First, proper disclosure: I just finished binge watching both seasons of the Netflix series The Umbrella Academy and I loved it. It appealed to my love for science fiction, my nagging sense that time travel is a reality but I keep forgetting my trips, and to my sense of humor when it comes to conspiracy theories. It’s a perfect series, and I can’t wait for season 3, although, like everything else in TV Land, it might be shot on Zoom. If at all.
Because some hyper-sensitive tweet users are accusing the show of being anti-Semitic. That’s right. As one of them put it: “So far umbrella academy season 2 has had the antagonists (and antagonists only) use Yiddish, made lizard ppl refs, and used “cabal” to refer to the ppl driving the apocalypse. I’m not Jewish, but uhhh… seems [expletive] anti-Semitic even to my untrained eyes?? And there’s more to go.”
So, for the record, a non-Jew was upset by the fact that the wonderful, gorgeous and so young looking (at 52 she doesn’t look a day over 30, but this could be love talking) Kate Walsh, the blonde super-villainess who keeps coming back every time she is killed – speaks a few words of Yiddish.
When I watched those three or so scenes, I thought it was funny, the idea that this larger-than-life monster is fluent in the mamme-loshon. It was a joke, and a very good one, on par with a number of similar cultural comments intended to make the work even better, like the one about lizard people (a conspiracy pushed by David Icke, according to which cold-blooded humanoid reptilians who have the power to shape-shift into human form).
A Jewish tweeter named Gab suggested that the entire concept of the Commission, represented by the Handler, Walsh’s character, is modeled after the Protocols of the Elders of Zion. Of course, while the Elders are dedicated to ruling the world, the Commission is devoted to its policy of “Que Sera Sera,” meaning that it is dedicated to preventing the corruption of our timeline (Kennedy must be assassinated in 1963, and the Apocalypse must arrive in 2019 – hey they were off by only one year).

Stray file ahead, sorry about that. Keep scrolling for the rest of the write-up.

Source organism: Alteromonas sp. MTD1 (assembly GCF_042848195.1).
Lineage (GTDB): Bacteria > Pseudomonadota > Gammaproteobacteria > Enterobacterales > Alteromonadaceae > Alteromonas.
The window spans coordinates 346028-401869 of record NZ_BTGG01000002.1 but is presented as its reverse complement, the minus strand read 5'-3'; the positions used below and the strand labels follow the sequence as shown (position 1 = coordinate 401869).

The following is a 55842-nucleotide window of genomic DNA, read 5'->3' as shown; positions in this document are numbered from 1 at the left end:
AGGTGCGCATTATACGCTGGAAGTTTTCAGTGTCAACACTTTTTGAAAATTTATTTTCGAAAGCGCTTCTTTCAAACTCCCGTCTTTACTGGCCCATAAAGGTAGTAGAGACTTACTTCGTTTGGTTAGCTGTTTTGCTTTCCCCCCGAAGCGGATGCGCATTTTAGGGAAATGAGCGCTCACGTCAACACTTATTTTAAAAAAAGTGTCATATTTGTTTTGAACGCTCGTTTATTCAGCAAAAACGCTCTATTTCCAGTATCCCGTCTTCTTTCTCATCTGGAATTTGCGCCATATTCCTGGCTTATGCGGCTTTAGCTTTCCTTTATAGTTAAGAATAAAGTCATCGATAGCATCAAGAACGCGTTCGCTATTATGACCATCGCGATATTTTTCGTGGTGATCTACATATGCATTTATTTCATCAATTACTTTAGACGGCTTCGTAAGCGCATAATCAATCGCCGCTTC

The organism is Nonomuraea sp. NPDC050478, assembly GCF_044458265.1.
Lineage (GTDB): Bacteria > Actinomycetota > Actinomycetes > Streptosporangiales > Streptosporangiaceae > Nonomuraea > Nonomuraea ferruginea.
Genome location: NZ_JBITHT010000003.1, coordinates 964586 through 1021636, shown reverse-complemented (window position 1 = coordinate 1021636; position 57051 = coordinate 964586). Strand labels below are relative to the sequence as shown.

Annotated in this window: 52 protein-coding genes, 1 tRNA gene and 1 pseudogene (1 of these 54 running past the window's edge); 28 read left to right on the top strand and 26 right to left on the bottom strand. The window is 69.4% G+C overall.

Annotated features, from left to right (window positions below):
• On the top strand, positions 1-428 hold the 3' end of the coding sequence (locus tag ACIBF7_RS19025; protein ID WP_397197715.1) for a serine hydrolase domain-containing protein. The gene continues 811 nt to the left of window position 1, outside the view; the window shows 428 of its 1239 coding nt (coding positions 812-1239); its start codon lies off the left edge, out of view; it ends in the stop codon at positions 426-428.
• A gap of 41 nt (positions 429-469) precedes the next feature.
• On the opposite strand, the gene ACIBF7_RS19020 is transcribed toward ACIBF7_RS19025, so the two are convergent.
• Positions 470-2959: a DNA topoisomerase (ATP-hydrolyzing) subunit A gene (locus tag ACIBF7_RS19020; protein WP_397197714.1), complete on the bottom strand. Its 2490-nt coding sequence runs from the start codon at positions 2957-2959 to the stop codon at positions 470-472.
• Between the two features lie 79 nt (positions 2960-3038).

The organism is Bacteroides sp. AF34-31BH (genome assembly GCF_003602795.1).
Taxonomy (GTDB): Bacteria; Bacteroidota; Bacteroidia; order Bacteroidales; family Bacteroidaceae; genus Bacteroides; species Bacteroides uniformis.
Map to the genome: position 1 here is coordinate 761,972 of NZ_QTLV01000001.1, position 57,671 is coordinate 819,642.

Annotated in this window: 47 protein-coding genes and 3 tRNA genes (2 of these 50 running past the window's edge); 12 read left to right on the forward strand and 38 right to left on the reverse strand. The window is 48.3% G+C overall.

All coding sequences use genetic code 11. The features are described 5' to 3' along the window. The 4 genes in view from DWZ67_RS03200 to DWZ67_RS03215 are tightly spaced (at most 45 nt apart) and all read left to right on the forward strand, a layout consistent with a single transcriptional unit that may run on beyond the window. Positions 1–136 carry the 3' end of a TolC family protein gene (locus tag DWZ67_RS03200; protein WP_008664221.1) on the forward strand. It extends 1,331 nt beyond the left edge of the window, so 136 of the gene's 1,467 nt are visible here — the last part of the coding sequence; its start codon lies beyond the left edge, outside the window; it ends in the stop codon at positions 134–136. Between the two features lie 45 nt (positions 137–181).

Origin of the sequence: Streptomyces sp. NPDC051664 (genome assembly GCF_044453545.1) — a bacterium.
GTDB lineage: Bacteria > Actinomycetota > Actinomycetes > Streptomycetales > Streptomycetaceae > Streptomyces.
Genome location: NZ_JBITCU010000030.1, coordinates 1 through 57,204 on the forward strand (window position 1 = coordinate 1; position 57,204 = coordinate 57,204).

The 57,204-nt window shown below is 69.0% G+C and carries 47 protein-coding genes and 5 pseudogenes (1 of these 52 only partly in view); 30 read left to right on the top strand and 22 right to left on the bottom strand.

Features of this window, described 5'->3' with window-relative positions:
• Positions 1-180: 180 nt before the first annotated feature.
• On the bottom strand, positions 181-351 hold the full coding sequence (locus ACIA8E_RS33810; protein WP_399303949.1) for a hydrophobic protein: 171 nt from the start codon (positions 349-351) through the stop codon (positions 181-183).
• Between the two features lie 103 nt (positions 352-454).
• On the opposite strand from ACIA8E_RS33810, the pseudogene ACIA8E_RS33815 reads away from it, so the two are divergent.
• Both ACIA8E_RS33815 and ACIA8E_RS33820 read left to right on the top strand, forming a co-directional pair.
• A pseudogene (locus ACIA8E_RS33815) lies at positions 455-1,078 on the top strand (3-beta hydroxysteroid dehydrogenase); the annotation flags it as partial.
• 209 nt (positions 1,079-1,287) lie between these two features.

So, their handler says a couple of Yiddish words, their plan involves a worldwide cabal – had to be anti-Semitic.
Of course, the fact that the UA’s brilliant writer and show runner is Canadian television writer and executive producer Steve Blackman, who is a member of the tribe, does not mean the series is not an anti-Semitic attack on everything that is pure (and Jewish).
Or, as Gab puts it succinctly: “SO, when the show had the handler speaking yiddish, it implies that she’s Jewish, because goyim simply just don’t usually speak it.”
At which point I was reminded of the brilliant Richard Gere, who played the main character in Norman: “The Moderate Rise and Tragic Fall of a New York Fixer.” Gere told Page Six: “My character falls under that Jewish word hondler. Used a lot on New York streets, it means fast-talking guy who makes deals. A wheeler-dealer.”
Incidentally, Gere’s rabbi in the movie was played by Steve Buscemi. About as non-Jewish as you can get.
In summation: the Umbrella Academy is brilliant and funny; using Yiddish in a show is not an expression of anti-Semitism, it’s more a good joke; and Twitter users better not kill season 3 of this amazing show because what else is there to watch? Reruns of Rabbi Amnon Yitzhak?